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Chris Jericho, Steve Austin and Wrestling’s Greatest Mistakes

It’s funny how a conversation about something completely off subject catches your attention and basically writes your next blog. That’s exactly what happened from a conversation had on Facebook our the Fourth of July holiday,

The gist of the conversation was simple – was the announcement of Kevin Durant’s departure from Oklahoma City to play for Golden State the same kind of impactful move as Scott Hall and Kevin Nash leaving WWE for WCW or was it more like Chris Jericho’s move from WCW to WWE and becoming a world champion?

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I was immediate in my answer. This is a serious Chris Jericho move. And then it dawned on me. Jericho, and a handful of other former WCW superstars made the jump from the sinking promotion to Vince McMahon’s traveling circus and cashed in on greatness.

Steve Austin would never have been a champion for WCW. Eddie Guerrero became an icon he moved his shtick up north. We all know about Jericho’s success and someone like Rey Mysterio would never have been given a chance to carry WCW gold as the champion because of his size.

It’s those kinds of moves and that kind of forward thinking that has made WWE the giant it is today.

If wrestling fans take a step back and look at the haul of performers who got better once they made the jump from the former NWA to the house that the McMahons built, it is a wonder how WCW did not succeed. It’s also an indictment on how poor the company was run and how there were many miscalculations about talent and potential success. I’m sure Vince McMahon laughs about it even today.

I have always said the biggest mistake WCW did was let Austin walk. I know Ric Flair first said it in his biography, “To Be the Man,” but it is the truth, the whole truth and nothing but the truth. I understand how the company that first gave us Mysterio could have seen him as a marginal competitor and superstar amongst the cruiserweights. But for management to see the lack of possibilities with Austin, Guerrero and Jericho is almost criminal.

Call that a shot thrown in the direction of Eric Bischoff. I’m sure he’s reading this right about now.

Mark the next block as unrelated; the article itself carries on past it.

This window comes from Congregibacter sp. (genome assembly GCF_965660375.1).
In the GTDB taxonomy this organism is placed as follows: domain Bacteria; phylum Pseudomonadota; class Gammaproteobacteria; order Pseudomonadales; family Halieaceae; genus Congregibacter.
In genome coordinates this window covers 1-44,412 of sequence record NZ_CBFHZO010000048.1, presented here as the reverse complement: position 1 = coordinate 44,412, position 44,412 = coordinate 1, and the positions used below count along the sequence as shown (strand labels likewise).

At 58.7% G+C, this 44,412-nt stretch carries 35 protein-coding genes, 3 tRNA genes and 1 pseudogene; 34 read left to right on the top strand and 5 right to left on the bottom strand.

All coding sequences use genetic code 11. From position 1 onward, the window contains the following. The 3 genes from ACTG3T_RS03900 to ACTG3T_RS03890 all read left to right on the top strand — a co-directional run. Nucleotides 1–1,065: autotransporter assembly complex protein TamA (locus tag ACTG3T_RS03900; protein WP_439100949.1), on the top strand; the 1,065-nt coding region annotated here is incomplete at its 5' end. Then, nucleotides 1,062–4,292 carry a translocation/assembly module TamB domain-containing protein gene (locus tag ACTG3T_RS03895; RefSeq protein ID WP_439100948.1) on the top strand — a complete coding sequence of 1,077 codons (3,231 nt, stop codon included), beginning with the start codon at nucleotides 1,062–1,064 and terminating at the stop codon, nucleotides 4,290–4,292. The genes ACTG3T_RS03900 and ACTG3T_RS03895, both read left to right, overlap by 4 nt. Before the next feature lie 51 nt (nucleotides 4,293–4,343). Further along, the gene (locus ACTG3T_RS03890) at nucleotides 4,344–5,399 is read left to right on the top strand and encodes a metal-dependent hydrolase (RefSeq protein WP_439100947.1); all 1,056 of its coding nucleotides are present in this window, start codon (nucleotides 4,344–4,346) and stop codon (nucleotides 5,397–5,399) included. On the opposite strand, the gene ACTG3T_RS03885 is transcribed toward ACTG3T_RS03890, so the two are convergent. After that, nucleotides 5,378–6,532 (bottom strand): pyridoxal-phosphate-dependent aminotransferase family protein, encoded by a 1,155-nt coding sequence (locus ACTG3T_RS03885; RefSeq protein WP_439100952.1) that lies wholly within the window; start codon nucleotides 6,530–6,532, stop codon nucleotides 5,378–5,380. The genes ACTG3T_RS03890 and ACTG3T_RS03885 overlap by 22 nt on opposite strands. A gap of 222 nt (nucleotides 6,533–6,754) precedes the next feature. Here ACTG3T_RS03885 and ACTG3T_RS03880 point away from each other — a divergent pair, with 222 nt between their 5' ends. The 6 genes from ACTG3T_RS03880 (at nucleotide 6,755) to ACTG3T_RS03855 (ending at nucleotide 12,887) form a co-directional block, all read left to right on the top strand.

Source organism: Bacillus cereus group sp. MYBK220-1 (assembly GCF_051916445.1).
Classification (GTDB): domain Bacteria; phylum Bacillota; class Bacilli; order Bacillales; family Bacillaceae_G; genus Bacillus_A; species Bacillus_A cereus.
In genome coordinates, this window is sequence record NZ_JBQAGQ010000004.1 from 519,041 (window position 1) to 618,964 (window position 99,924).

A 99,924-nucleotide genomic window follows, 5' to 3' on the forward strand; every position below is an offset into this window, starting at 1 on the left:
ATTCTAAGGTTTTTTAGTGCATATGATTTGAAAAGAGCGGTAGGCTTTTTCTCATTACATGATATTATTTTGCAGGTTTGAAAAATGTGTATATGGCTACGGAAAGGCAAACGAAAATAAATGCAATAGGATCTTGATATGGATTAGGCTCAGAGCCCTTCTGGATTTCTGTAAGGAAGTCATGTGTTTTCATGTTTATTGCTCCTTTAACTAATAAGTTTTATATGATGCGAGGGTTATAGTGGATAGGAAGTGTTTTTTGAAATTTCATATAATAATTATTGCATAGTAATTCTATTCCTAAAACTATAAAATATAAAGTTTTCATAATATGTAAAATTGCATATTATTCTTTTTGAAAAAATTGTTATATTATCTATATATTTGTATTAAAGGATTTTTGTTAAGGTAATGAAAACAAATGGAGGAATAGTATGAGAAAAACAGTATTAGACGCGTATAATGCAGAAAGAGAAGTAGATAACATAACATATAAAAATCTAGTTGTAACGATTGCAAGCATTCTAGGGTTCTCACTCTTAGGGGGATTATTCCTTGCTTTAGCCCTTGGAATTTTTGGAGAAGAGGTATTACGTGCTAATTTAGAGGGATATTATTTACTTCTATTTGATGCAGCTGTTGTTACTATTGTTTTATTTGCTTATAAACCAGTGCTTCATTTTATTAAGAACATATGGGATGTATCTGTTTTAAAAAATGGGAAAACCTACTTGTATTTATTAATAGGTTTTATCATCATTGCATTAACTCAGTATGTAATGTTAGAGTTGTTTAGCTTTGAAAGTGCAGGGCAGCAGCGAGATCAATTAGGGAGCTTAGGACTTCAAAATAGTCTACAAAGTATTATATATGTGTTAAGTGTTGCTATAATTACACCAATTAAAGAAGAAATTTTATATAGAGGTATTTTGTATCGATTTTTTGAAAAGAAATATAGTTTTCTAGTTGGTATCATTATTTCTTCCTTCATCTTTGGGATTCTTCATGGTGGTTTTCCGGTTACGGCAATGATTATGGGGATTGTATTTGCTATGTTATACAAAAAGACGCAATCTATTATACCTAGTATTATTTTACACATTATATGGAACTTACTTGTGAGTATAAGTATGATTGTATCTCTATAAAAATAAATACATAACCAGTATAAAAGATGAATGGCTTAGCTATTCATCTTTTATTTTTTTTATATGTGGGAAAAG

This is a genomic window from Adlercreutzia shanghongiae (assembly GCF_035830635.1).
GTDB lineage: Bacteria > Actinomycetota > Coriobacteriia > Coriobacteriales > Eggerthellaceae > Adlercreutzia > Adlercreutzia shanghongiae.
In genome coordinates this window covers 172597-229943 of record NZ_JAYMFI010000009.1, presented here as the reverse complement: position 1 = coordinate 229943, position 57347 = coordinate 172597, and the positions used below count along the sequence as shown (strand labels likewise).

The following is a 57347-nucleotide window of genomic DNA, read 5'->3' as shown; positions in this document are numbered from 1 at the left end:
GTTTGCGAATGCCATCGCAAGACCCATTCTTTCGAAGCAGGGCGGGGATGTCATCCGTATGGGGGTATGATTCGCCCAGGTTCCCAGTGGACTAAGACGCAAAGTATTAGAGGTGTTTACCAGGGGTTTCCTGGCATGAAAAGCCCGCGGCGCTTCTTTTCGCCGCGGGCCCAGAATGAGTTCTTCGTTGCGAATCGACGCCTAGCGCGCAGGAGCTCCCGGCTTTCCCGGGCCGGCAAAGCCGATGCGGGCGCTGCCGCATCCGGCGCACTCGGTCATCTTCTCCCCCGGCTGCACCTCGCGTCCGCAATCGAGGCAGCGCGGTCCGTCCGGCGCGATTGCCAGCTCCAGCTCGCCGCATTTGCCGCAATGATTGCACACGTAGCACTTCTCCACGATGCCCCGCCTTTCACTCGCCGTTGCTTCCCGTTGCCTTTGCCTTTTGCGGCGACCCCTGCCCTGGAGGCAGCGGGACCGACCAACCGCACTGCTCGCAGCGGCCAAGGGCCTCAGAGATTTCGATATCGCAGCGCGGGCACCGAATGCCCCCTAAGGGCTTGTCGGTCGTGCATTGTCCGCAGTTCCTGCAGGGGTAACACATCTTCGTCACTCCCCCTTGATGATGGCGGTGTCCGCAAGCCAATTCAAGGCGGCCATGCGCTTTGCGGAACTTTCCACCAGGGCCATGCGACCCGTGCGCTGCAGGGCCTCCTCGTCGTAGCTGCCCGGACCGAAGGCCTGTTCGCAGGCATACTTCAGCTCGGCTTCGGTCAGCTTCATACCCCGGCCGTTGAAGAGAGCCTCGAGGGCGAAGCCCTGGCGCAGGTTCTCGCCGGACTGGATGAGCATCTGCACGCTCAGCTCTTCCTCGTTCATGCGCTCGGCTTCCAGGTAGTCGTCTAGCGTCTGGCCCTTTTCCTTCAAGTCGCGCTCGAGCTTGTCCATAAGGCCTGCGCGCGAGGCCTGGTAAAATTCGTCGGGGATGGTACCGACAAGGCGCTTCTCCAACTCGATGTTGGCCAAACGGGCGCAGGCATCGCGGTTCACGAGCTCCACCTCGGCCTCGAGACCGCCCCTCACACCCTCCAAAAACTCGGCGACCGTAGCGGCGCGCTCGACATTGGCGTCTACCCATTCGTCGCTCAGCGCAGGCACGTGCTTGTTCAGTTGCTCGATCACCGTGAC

I also wonder if he hadn’t passed away, would Brian Pillman have found his way toward a world title and could we have seen anyone else on the last roster take a swing at running with WWE’s flag? Certainly, Sting would have been champion many times over – which may have changed John Cena’s direction.

What if Arn Anderson had not been injured and forced to retire from the business, could he have walked the aisle with the strap. Barry Windham is also another curious case of a great performer who may have carried WWE on his shoulders.

There have been plenty of great characters who have been without national titles. World Class Championship Wrestling had to create its own world title so the likes of Kevin Von Erich and Jimmy Garvin to get recognized. Randy Savage had to leave Memphis to become one of the greatest of all time. And why didn’t someone like Roddy Piper or Greg Valentine wear WWF gold?

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We talk on and on about which wrestlers are the greatest of all time. Generational gaps make that hard to determine, but everyone has their favorites. I wanted Windham to run with it in WWF and never got a chance. Tag teaming with Mike Rotundo and a time as the Widowmaker ended that chance. Steve Keirn was Skinner well after he was a star in Florida for many years over.

All of this talk brings a smile to my face, because history is just that and with history questions continue to forge great debates. It’s only after time has slipped away that we can see if not for mistakes by promotions and wrestling owners have we seen the best become the best, at someone else’s expense.

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